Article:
In recent years, multiple states have enacted Employment Nondiscrimination Acts (ENDAs) in order to prohibit workplace discrimination on the basis of sexual orientation. Currently, ENDAs exist in twenty-two states, including the District of Columbia (Martell, 2013). Even though ENDAs work to end sexual orientation discrimination in the workplace, they need to be extended on a federal basis in order to be maximally effective. This is because sexual orientation discrimination still widely exists in employment today. Tilcsik’s (2011) audit study of hiring discrimination among openly gay men proves that this type of discrimination is still heavily present in the labor market. According to Martell’s (2013) study, ENDAs have had success in decreasing wage differentials for behaviorally gay men. Martell’s (2013) work shows the positive and potential impact increased employment discrimination protection could have on gays and lesbians. Since hiring discrimination is still prevalent in America, stricter policies for antidiscrimination of sexual orientation in the workplace are imperative mechanisms for increasing employment equality.
Tilcsik (2011) performed one of the first and largest audit-studies of sexual orientation hiring discrimination among openly gay men in the United States. The study stands as one of the first to examine this practice across geographic areas that differ in acceptance of homosexuality in the workforce through popular attitudes and local laws (p. 592). Audit-studies employ experimental methods in real-world employment situations. They can be either in-person audits or correspondence tests. Tilcsik (2011) implements correspondence tests, which use fictitious matched resumes to measure sexual orientation discrimination. Tilcsik (2011) predicted that job applications of gay men have a lesser chance of receiving an interview invitation (or “callback”) than relatively equal applicants from heterosexual men.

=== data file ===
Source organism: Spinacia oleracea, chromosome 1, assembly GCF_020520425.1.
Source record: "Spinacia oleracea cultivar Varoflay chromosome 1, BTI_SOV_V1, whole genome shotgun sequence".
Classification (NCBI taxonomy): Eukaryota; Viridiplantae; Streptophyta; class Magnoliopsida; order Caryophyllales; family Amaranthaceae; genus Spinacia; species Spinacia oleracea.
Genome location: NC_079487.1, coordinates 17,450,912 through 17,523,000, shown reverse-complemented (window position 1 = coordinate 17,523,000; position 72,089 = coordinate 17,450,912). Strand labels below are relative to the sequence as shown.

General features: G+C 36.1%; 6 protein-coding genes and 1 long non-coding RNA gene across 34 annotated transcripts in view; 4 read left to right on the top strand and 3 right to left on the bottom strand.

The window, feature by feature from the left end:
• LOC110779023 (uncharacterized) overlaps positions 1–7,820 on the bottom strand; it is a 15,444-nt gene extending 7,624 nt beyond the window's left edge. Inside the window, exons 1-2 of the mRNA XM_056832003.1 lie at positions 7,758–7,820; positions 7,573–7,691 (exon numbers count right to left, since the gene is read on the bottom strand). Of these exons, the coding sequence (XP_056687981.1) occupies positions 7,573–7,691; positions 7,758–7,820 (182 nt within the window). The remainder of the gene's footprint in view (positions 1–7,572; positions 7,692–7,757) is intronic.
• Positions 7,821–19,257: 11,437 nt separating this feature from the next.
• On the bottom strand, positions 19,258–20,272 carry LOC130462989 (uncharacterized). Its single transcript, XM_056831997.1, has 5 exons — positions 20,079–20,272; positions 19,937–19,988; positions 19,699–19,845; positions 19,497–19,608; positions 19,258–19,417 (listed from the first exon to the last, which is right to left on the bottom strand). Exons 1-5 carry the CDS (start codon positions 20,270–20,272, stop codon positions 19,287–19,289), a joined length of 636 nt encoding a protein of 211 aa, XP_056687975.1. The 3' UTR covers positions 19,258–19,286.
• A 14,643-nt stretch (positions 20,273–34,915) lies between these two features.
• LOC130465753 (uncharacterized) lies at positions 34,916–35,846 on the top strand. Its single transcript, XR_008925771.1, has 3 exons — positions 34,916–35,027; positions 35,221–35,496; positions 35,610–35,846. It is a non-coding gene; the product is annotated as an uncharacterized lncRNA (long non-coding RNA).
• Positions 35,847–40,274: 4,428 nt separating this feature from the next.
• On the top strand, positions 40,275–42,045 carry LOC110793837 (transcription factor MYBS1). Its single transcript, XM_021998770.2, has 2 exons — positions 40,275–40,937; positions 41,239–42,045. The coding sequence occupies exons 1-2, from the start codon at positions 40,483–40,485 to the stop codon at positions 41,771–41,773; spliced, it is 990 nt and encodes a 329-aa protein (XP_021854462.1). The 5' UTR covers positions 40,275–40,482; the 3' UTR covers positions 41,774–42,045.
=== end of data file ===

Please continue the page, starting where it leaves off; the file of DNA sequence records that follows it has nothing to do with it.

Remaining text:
Tilcsik (2011) proposes his reasoning for performing an audit-study by stating three main ways in which it produces effective results. First, Tilcsik (2011) states that the audit study shows direct evidence of sexual orientation discrimination that exists in hiring, better than studies of discrimination complaints, or surveys of one’s own experiences (p. 588). Secondly, because the audit-study ranges across geographic locations that vary in attitudes and legislation in regard to this issue, it provides information on how different laws and attitudes affect the probability of gay people being hired in various labor markets. Lastly, the study gives insight to the power of stereotyping in sexual orientation discrimination. Prior audit studies have not performed similar insight into stereotyping.
Tilcsik (2011) effectively implies sexual orientation on job applications without bringing in confounding variables by using a pair of resumes. Both fictitious resumes were graduating seniors in college, seeking...